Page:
From the views.py file in the posts application folder. Enter the following code:
from rest_framework import viewsets from .models import Post from .serializers import PostSerializer class PostViewSet(viewsets.ModelViewSet): serializer_class = PostSerializer queryset = Post.objects.all()
Again, you have a demonstration of the strength of rest-framework. Just create a view based on the 'ModelViewSet' and then specify which serializer is and where the data will come from.
With this simple code you will have access to 6 actions all inherited from ModelViewSets and its 6 equivalent methods: list, create, retrieve, update, partial_update, and destroy
Once the 6 views are available via PostViewSet, you must create a URL path for each of the 6 views.
We have the views now there is only one step left and that is to create a URL path to access these 6 actions.
Again, no need to create 6 routes manually, rest-framework provides us with the Router class.
Create a urls.py file under the posts app folder
# posts / urls.py from django.urls import path, include from rest_framework.routers import DefaultRouter from .views import PostViewSet router = DefaultRouter() router.register('posts', PostViewSet, 'post') urlpatterns = [ path ('', include(router.urls)), ]
This code will create the following 6 URL path:
- GET / posts (display the list view)
- GET / posts/1 (display the post with id = 1)
- POST / posts (create)
- PUT / posts/1 (update)
- PATCH / posts/1 (partial update)
- DELETE / posts/1 (Destroy post with id = 1)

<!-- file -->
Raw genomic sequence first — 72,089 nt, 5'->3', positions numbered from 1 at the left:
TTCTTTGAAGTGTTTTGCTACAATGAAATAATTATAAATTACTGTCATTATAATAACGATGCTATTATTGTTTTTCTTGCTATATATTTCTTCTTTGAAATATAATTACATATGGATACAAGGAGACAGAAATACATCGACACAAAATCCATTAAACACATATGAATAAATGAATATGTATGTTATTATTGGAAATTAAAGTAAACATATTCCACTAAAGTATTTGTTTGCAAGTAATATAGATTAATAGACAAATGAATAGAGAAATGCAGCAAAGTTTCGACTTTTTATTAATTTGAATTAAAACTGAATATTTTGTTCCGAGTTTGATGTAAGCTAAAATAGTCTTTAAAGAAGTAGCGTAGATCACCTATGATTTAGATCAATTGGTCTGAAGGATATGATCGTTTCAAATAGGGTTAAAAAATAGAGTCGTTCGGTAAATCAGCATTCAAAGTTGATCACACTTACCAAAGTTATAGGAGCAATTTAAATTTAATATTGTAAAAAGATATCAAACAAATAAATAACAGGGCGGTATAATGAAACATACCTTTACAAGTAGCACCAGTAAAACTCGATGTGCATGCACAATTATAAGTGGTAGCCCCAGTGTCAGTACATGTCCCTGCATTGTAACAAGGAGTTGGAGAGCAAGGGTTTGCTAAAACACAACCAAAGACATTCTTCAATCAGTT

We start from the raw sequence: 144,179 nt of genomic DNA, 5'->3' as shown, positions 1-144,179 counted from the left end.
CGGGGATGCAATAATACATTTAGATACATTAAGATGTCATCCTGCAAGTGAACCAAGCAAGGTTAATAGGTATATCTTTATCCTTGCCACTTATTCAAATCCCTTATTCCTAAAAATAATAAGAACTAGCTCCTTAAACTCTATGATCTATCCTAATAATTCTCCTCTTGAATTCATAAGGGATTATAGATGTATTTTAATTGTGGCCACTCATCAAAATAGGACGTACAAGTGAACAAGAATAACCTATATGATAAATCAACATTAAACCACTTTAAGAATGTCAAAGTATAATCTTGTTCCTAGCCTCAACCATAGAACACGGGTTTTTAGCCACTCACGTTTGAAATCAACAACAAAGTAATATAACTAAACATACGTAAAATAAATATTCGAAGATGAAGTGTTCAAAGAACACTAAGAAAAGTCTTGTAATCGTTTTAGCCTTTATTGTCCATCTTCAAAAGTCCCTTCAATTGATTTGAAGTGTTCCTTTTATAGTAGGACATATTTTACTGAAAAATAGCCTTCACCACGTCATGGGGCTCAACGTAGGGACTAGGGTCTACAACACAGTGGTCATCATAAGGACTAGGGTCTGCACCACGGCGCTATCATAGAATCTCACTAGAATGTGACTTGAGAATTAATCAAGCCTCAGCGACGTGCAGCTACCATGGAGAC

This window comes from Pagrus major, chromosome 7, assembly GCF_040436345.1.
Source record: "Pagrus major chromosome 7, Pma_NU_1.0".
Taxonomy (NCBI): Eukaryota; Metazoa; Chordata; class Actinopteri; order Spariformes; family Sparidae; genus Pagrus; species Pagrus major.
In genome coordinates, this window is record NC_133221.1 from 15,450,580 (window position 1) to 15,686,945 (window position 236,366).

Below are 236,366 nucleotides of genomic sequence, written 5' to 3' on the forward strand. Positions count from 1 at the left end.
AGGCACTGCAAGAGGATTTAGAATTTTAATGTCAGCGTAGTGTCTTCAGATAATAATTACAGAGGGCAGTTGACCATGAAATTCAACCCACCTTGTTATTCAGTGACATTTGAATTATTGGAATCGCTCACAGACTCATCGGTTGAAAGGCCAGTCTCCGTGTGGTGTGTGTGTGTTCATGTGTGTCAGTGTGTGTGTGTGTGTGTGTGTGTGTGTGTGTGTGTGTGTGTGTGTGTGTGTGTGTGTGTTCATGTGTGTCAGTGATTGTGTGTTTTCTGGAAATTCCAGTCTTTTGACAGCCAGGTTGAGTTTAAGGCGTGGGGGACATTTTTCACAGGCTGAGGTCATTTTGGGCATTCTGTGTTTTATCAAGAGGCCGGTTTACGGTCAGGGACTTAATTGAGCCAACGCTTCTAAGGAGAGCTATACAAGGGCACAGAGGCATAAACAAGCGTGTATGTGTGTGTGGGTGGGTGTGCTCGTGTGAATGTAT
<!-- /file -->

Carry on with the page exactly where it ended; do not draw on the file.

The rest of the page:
All you need is to connect these roads to your project. To do this, enter the following code in the urls.py file under the config project
from django.contrib import admin from django.urls import path, include urlpatterns = [ path('admin /', admin.site.urls), path('api /', include('posts.urls')), ]
The routes created under posts / urls.py will all be used under the URL API /
Ex. Api / posts
Finally, it's time to test everything by launching the server
$ python manage.py runserver
Then visit the address: http://127.0.0.1:8000/api
This page is created automatically by the rest-framework in order to allow you to test your API.
If you click on the API "posts". Another page will open with the list of all your posts
It is now possible to use this rest-framework interface to test the 6 actions and URLs paths that we created earlier.
Django REST-Framework makes it very easy to add search capabilities to our API.
The result will be an endpoint available to filter our posts
ex: GET api/posts/?search="python"
That endpoint will return a list of posts that contains the word "python"
In the posts application open views.py and add:
from rest_framework import filters class PostViewSet(viewsets.ModelViewSet): serializer_class = PostSerializer authentication_classes = (TokenAuthentication,) permission_classes = ( UpdateOwnProfile, IsAuthenticatedOrReadOnly, ) queryset = Post.objects.all() filter_backends = (filters.SearchFilter,) search_fields = ('title','body')
The last 2 lines of the class PostViewSet are pretty self-descriptive. The filter is set and then we specify all the fields to lookup.
This new search filter can be tested with the REST-Framework testing page.
That's all for today. In the next part, we will discuss authentication with tokens and the protection of certain actions / URLs